I admire the Canadians. They’re a resilient, resourceful people with a long and proud reputation of overcoming adversity. Whether it be thriving in the barren wilderness of the North, co-existing with man-eating bears or having to live alongside French Canadians, they always seem to make the best of the difficult circumstances the Gods have dealt them. KickMoto in Halifax, Nova Scotia continue this long trend of Canuck determination by producing this tidy little café racer. It’s their first commissioned build and if the quality of this 1978 Honda CB550K is anything to go by, it certainly won’t be their last.
I say the bike required some determination because the three guys who make up Kick Moto – Jeff Shaw, Jordan Braun and Daryl Stewart – had their work cut out for them from the beginning. The donor bike was bought for $300 and came disassembled in plastic totes – which may have been convenient, because at the time of the build they didn’t have a shared workshop and all the modifications were carried out separately at each of their houses. And there was a bit of work involved…
“The frame has been cleared of all unnecessary tabs and welds and has been modified in several places, including the rear hoop, the screen guarding the intake, and the electronics tray.” The guys from KickMoto explain, “We’ve shortened the fork legs, rebuilt the brakes, trimmed the top triple, rebuilt the wheels, and powder coated everything.” The electronics didn’t escape unharmed either, with the CB’s wiring loom paired down to the essentials. “The entire bike has been rewired with a slim lead-acid battery, allowing for kickstart only.” Which is only fair, considering their name.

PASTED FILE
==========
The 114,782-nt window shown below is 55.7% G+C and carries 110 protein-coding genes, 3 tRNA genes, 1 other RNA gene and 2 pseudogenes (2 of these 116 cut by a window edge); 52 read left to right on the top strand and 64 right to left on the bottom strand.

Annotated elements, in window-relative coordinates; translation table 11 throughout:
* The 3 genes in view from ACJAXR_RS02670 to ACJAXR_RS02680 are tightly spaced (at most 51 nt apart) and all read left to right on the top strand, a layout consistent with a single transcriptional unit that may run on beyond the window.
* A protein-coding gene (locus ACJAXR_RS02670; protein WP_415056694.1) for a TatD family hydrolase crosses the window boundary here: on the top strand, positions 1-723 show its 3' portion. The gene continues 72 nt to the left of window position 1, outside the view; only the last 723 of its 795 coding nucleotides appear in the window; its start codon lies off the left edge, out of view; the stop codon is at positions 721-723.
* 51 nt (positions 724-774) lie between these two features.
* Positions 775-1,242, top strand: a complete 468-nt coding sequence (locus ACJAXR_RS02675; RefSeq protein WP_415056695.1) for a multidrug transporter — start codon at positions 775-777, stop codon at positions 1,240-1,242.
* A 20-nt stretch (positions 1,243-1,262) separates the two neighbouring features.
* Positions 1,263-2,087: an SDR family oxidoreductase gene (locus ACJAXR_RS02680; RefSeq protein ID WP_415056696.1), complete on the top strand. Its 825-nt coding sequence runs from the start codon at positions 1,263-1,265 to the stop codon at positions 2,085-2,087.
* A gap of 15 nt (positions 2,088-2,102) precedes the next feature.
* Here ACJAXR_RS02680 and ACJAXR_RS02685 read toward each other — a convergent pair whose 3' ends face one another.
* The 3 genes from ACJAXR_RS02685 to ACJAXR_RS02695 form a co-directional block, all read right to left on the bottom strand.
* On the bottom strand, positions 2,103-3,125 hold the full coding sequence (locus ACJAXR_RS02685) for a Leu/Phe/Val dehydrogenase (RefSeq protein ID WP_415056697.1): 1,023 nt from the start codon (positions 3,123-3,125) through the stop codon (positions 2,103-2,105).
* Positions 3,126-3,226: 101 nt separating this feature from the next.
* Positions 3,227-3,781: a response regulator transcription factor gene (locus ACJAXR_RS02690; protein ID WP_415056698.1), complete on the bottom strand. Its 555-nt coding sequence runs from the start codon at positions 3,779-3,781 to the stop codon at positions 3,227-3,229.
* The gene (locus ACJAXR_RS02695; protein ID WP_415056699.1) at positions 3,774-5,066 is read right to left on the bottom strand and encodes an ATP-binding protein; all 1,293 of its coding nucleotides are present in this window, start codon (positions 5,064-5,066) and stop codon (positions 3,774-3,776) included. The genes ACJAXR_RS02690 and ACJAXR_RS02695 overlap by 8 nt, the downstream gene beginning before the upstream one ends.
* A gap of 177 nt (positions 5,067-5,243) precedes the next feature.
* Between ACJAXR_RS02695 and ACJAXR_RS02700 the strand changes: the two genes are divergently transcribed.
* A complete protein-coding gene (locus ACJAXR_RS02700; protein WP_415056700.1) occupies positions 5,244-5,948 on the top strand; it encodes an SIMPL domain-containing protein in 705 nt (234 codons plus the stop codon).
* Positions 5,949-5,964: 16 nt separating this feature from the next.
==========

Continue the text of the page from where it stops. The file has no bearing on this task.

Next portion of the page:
What impresses me most about the Logan CB550K is the amount of work carried out by the guys themselves. Many new bike builders, and even established ones will gladly send away parts to older, hairier specialists for wheel building, metal repairs, and ambitious invoicing but KickMoto seem determined to try their hand at everything.
“The tank was in rough shape, and this was our first serious attempt at tank repair and paint,” they say. “The amazing result surprised the hell out of us. As for the seat, this is only the third that we have made and it was sewn up on a household Singer sewing machine.” That’s some pretty great work for a company at such an early stage. Look at the perfect fit between the seat and the tank – I have a $500 aftermarket seat on my Bonneville that’s so far out of spec I worry I could lose a testicle in the gap when braking.
Tucked up nicely underneath the rear of the seat is the tail light unit, which was also scratch built in-house. The bike also has a few nice features like the ignition tidily moved to the side of the frame and a speedo tucked away behind the headlight. I think that all the work involved produced a lean, beautifully proportioned motorcycle.
It’s great to see a fledgling company like KickMoto make a really nice, bespoke machine right from the beginning, rather than slowly working their way through the usual aftermarket accessories before tackling anything more ambitious (also known as ‘the Nitroheads ducktail seat’ syndrome). The bike looks cohesive, distinctive and very rideable. With their attention to detail and their willingness to try their hand at paint, upholstery and metal fabrication – and with their new workshop – it’ll be worthwhile to keep an eye on what these guys get up to over the next few years.